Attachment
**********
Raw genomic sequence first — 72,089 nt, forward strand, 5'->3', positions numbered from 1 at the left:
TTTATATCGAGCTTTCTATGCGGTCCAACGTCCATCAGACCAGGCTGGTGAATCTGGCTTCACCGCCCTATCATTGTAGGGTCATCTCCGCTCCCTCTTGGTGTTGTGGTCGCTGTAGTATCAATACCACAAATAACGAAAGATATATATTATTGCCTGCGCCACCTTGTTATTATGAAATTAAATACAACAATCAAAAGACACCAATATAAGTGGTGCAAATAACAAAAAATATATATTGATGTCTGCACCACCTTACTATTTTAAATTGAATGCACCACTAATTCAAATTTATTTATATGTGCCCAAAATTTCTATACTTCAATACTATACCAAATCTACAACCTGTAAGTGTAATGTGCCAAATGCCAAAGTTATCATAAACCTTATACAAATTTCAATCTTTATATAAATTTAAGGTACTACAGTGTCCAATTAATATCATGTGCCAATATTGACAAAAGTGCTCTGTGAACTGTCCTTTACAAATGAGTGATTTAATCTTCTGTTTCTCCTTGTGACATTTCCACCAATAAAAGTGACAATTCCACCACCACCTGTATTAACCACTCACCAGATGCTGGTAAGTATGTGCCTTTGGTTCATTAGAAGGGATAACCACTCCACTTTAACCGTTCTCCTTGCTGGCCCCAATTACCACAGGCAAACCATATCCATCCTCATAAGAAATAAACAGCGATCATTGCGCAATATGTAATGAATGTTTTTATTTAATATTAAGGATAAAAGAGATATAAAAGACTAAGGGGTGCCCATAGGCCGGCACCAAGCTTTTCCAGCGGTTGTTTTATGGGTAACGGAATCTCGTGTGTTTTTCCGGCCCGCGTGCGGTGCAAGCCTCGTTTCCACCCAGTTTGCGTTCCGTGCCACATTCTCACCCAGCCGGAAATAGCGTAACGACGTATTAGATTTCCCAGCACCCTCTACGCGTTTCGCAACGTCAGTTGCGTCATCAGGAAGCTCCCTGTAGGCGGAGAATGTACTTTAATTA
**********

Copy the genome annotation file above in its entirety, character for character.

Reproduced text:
Raw genomic sequence first — 72,089 nt, forward strand, 5'->3', positions numbered from 1 at the left:
TTTATATCGAGCTTTCTATGCGGTCCAACGTCCATCAGACCAGGCTGGTGAATCTGGCTTCACCGCCCTATCATTGTAGGGTCATCTCCGCTCCCTCTTGGTGTTGTGGTCGCTGTAGTATCAATACCACAAATAACGAAAGATATATATTATTGCCTGCGCCACCTTGTTATTATGAAATTAAATACAACAATCAAAAGACACCAATATAAGTGGTGCAAATAACAAAAAATATATATTGATGTCTGCACCACCTTACTATTTTAAATTGAATGCACCACTAATTCAAATTTATTTATATGTGCCCAAAATTTCTATACTTCAATACTATACCAAATCTACAACCTGTAAGTGTAATGTGCCAAATGCCAAAGTTATCATAAACCTTATACAAATTTCAATCTTTATATAAATTTAAGGTACTACAGTGTCCAATTAATATCATGTGCCAATATTGACAAAAGTGCTCTGTGAACTGTCCTTTACAAATGAGTGATTTAATCTTCTGTTTCTCCTTGTGACATTTCCACCAATAAAAGTGACAATTCCACCACCACCTGTATTAACCACTCACCAGATGCTGGTAAGTATGTGCCTTTGGTTCATTAGAAGGGATAACCACTCCACTTTAACCGTTCTCCTTGCTGGCCCCAATTACCACAGGCAAACCATATCCATCCTCATAAGAAATAAACAGCGATCATTGCGCAATATGTAATGAATGTTTTTATTTAATATTAAGGATAAAAGAGATATAAAAGACTAAGGGGTGCCCATAGGCCGGCACCAAGCTTTTCCAGCGGTTGTTTTATGGGTAACGGAATCTCGTGTGTTTTTCCGGCCCGCGTGCGGTGCAAGCCTCGTTTCCACCCAGTTTGCGTTCCGTGCCACATTCTCACCCAGCCGGAAATAGCGTAACGACGTATTAGATTTCCCAGCACCCTCTACGCGTTTCGCAACGTCAGTTGCGTCATCAGGAAGCTCCCTGTAGGCGGAGAATGTACTTTAATTA